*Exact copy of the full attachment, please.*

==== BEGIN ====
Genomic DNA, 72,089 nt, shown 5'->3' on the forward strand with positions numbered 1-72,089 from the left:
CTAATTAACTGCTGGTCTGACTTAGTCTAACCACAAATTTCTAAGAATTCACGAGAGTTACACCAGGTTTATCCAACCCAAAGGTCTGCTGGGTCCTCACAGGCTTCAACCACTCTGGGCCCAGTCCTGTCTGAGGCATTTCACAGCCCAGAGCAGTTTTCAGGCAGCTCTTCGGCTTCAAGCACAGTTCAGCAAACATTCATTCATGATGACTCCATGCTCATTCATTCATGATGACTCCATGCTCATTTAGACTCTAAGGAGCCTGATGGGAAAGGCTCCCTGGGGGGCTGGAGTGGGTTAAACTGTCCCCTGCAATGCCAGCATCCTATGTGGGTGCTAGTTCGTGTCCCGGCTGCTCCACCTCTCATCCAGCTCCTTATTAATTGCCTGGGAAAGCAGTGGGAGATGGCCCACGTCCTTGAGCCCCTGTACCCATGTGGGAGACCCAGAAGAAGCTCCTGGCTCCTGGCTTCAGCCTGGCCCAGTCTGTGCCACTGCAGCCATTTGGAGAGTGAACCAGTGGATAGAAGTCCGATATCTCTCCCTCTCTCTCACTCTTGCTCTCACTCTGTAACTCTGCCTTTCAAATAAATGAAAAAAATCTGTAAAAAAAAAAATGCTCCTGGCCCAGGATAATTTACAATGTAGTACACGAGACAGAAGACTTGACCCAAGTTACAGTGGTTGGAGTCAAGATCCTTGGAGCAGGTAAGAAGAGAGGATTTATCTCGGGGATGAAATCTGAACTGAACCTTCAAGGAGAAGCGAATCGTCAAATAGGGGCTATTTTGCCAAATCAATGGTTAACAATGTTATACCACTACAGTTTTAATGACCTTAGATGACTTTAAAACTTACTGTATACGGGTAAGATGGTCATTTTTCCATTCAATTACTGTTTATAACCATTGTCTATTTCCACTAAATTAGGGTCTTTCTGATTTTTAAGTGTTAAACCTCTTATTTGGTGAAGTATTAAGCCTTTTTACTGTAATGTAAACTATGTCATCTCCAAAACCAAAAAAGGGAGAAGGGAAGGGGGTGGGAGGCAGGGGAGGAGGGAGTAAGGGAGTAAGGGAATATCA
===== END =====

Genomic DNA, 72,089 nt, shown 5'->3' on the forward strand with positions numbered 1-72,089 from the left:
CTAATTAACTGCTGGTCTGACTTAGTCTAACCACAAATTTCTAAGAATTCACGAGAGTTACACCAGGTTTATCCAACCCAAAGGTCTGCTGGGTCCTCACAGGCTTCAACCACTCTGGGCCCAGTCCTGTCTGAGGCATTTCACAGCCCAGAGCAGTTTTCAGGCAGCTCTTCGGCTTCAAGCACAGTTCAGCAAACATTCATTCATGATGACTCCATGCTCATTCATTCATGATGACTCCATGCTCATTTAGACTCTAAGGAGCCTGATGGGAAAGGCTCCCTGGGGGGCTGGAGTGGGTTAAACTGTCCCCTGCAATGCCAGCATCCTATGTGGGTGCTAGTTCGTGTCCCGGCTGCTCCACCTCTCATCCAGCTCCTTATTAATTGCCTGGGAAAGCAGTGGGAGATGGCCCACGTCCTTGAGCCCCTGTACCCATGTGGGAGACCCAGAAGAAGCTCCTGGCTCCTGGCTTCAGCCTGGCCCAGTCTGTGCCACTGCAGCCATTTGGAGAGTGAACCAGTGGATAGAAGTCCGATATCTCTCCCTCTCTCTCACTCTTGCTCTCACTCTGTAACTCTGCCTTTCAAATAAATGAAAAAAATCTGTAAAAAAAAAAATGCTCCTGGCCCAGGATAATTTACAATGTAGTACACGAGACAGAAGACTTGACCCAAGTTACAGTGGTTGGAGTCAAGATCCTTGGAGCAGGTAAGAAGAGAGGATTTATCTCGGGGATGAAATCTGAACTGAACCTTCAAGGAGAAGCGAATCGTCAAATAGGGGCTATTTTGCCAAATCAATGGTTAACAATGTTATACCACTACAGTTTTAATGACCTTAGATGACTTTAAAACTTACTGTATACGGGTAAGATGGTCATTTTTCCATTCAATTACTGTTTATAACCATTGTCTATTTCCACTAAATTAGGGTCTTTCTGATTTTTAAGTGTTAAACCTCTTATTTGGTGAAGTATTAAGCCTTTTTACTGTAATGTAAACTATGTCATCTCCAAAACCAAAAAAGGGAGAAGGGAAGGGGGTGGGAGGCAGGGGAGGAGGGAGTAAGGGAGTAAGGGAATATCA